- Decembers bring 1.4 percent average gain dating back to 1928
- One bull sees S&P closing 2015 at 2,250, an 8.2% December gain
Investors waiting for an end-of-year rally just got a present from Janet Yellen.
The Standard & Poor’s 500 Index began the second half of December with gains that nearly wiped out its loss for the month, setting it up to close out the year in positive territory with 10 trading sessions to go. The 1.5 percent increase Wednesday nearly equaled the gauge’s average advance in the last two weeks of the year since 1995. The benchmark slipped 0.2 percent as of 9:59 a.m. in New York.
Historically, the bulk of December gains arrive around the same time as Santa Claus and last through the end of the year. For the same thing to happen in 2015, investors will have to remain at peace with the first rate hike in more than nine years and navigate concerns ranging from a rout in commodities to stress in junk bonds.
Getting the first tightening out of the way is enough to give the market a boost into the end of the year, said Michael Arone, the Boston-based chief investment strategist at State Street Global Advisors’ U.S. Intermediary Business.
“It seems as if this Santa Claus rally started this week on anticipation of this move,” said Arone, whose firm oversees $2.4 trillion. “There’s not much in the way of major news for next week and the following, so I can see us rallying into the end of the year on low volumes.”
The market could even get close to the index’s record set in May, he said. “It wouldn’t surprise me if we got near the 2,130 mark into the end of the year.”
In a year that’s seen major monthly stock swings -- October and February delivered two of the biggest gains in the past four years, while August was the worst since 2011 -- the benchmark gauge has gone virtually nowhere. For that to change, December will have to live up to its historical reputation as the second-best month behind July. The S&P 500 has rallied an average of 1.4 percent during the year’s final month, with gains in 65 of the last 87 Decembers.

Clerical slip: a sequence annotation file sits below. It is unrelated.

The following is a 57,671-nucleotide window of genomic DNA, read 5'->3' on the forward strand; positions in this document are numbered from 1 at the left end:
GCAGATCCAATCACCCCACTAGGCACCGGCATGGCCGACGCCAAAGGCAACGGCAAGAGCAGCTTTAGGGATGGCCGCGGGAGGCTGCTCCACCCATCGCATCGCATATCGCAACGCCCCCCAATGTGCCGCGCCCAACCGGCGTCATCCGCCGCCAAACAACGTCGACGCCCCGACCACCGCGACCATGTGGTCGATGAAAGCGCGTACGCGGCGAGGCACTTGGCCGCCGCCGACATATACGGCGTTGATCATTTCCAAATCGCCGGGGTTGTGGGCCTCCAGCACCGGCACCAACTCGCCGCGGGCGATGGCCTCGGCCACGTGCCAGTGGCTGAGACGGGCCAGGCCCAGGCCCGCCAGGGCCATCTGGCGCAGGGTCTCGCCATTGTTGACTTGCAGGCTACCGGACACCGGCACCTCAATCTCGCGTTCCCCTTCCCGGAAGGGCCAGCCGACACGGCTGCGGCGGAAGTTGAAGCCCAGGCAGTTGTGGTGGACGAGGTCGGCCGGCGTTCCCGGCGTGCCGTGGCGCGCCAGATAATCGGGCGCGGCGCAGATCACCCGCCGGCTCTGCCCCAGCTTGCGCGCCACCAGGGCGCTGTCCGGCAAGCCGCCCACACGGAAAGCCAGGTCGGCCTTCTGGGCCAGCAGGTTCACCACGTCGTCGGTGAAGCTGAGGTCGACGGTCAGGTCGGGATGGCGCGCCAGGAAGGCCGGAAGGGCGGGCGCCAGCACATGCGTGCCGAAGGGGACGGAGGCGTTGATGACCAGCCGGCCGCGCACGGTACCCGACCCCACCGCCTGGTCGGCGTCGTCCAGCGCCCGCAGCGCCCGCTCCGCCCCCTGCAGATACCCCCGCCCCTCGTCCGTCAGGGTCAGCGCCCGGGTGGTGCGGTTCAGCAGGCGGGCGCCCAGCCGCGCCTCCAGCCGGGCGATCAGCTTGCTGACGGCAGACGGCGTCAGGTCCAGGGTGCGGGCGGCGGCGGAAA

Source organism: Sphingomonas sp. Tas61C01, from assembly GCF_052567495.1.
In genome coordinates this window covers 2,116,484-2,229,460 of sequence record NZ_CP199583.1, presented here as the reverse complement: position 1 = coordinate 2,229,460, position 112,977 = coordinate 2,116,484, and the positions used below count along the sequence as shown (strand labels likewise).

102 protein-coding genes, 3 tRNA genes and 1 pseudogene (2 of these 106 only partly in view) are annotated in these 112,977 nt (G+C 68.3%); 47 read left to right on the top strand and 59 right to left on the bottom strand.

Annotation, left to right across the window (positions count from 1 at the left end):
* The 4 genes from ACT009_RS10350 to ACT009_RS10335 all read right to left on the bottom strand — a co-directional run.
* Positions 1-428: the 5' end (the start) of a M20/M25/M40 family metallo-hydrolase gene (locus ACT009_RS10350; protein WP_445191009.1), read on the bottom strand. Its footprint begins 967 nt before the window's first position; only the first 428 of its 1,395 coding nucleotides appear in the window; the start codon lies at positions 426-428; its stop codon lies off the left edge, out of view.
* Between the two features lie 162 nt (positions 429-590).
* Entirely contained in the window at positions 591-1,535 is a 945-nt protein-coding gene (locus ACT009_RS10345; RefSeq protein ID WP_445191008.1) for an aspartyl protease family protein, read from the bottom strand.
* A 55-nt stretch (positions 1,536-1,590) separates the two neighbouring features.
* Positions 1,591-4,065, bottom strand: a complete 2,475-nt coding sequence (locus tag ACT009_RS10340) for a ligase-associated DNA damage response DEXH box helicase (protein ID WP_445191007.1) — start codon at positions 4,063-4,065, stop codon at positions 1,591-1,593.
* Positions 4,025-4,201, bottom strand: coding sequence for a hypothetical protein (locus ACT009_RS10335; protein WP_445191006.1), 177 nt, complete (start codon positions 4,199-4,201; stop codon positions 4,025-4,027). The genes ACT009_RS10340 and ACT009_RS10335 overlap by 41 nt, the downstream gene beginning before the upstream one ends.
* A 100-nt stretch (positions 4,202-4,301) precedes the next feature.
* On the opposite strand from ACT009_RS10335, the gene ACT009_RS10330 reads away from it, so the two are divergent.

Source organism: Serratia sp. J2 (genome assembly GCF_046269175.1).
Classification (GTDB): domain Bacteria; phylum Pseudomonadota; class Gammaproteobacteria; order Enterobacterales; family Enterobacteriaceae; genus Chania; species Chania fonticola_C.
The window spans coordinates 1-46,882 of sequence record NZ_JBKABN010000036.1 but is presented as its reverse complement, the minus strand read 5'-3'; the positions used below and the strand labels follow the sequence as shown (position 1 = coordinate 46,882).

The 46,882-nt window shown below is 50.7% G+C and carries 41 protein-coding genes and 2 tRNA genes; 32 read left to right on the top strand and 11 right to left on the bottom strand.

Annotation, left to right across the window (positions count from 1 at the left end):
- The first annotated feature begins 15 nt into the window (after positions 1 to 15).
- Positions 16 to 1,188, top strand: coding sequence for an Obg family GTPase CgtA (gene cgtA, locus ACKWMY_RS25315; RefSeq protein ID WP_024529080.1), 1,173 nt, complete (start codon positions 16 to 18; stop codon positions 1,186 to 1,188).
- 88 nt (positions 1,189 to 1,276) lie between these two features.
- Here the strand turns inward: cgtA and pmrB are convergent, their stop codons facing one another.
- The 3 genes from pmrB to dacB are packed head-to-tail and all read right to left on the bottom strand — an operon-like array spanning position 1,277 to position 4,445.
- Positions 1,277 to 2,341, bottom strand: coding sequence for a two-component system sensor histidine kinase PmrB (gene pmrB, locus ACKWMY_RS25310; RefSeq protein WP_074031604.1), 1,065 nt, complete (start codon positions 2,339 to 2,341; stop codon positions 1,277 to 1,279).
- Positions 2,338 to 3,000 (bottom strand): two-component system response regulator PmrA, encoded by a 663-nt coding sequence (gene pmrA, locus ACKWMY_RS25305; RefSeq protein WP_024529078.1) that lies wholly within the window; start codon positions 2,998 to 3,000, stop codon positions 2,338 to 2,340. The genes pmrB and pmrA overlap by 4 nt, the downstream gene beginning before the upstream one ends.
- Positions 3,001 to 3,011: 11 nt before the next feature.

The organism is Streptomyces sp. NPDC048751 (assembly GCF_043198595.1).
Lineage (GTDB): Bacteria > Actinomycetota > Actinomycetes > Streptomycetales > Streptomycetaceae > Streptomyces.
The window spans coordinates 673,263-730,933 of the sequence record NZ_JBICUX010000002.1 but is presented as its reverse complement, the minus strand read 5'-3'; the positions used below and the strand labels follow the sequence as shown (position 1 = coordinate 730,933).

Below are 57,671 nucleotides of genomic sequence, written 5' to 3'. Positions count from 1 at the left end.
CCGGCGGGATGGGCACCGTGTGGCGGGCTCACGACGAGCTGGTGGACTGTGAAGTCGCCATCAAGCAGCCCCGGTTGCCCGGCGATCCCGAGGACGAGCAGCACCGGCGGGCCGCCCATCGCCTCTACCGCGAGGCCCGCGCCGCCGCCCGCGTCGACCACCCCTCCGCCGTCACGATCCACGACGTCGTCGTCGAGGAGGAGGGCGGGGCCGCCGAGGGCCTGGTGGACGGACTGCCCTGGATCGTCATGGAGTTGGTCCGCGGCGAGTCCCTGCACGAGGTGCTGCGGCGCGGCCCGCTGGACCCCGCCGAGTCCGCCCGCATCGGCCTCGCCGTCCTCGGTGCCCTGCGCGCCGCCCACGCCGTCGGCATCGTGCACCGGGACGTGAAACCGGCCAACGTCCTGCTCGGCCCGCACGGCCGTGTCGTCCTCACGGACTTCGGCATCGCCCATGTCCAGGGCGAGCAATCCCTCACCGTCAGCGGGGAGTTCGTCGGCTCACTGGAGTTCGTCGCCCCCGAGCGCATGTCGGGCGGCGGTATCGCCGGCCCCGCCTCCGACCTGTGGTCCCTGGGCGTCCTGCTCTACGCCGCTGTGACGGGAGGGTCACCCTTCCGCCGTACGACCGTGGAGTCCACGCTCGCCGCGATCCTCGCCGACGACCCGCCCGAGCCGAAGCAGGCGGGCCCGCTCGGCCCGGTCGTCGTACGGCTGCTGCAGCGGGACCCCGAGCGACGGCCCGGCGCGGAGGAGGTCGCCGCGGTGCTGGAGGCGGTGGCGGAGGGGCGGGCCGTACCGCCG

Investors spooked by the cheapest oil prices in six years and signs of weakness on high-yield credit markets may have been caught under-invested in equities before the Fed’s move, said Andrew Brenner, head of international fixed income for National Alliance Capital Markets in New York. Attempts to realign into stocks may help fuel a year-end rally.
“I think we’ll be OK between now and the end of the year,” Brenner said. “Markets react more to positions being out of sync than they do with economic numbers or even central banks.”
For every tempered bull, there’s a raging one. Brian Belski, chief investment strategist of BMO Capital Markets Corp., hasn’t backed down from an “extremely” out-of-consensus end-of-year target for the S&P 500: a record 2,250. Such a level would mean the benchmark gauge needs to end the month 8.2 percent higher than where it started. It’s rallied that much in only two prior Decembers, 1971 and 1991.
Even so, oil poses the primary risk to any year-end market exuberance, Arone said. Crude slumped 4.9 percent Wednesday after U.S. inventories climbed to the highest level for this time of year since 1930. “Despite all the good news today, oil did suffer, so we’ll have to keep an eye on that in terms of its impact.”
There’s also lingering skepticism about the strength of the economy, which could weigh on the market, according to Leo Grohowski, who helps manage more than $184 billion in client assets as chief investment officer of BNY Mellon Wealth Management in New York. “The market should perform well after raising rates, but normally the economy is on better, more confident footing.”
Still, the combination of a market that’s recently been under pressure, along with the collective sigh of relief from the rate hike and “a lot of dry powder out there” increases the likelihood of a year-end rally, Grohowski said. “I’d be a buyer before I’d be a seller going into year-end.”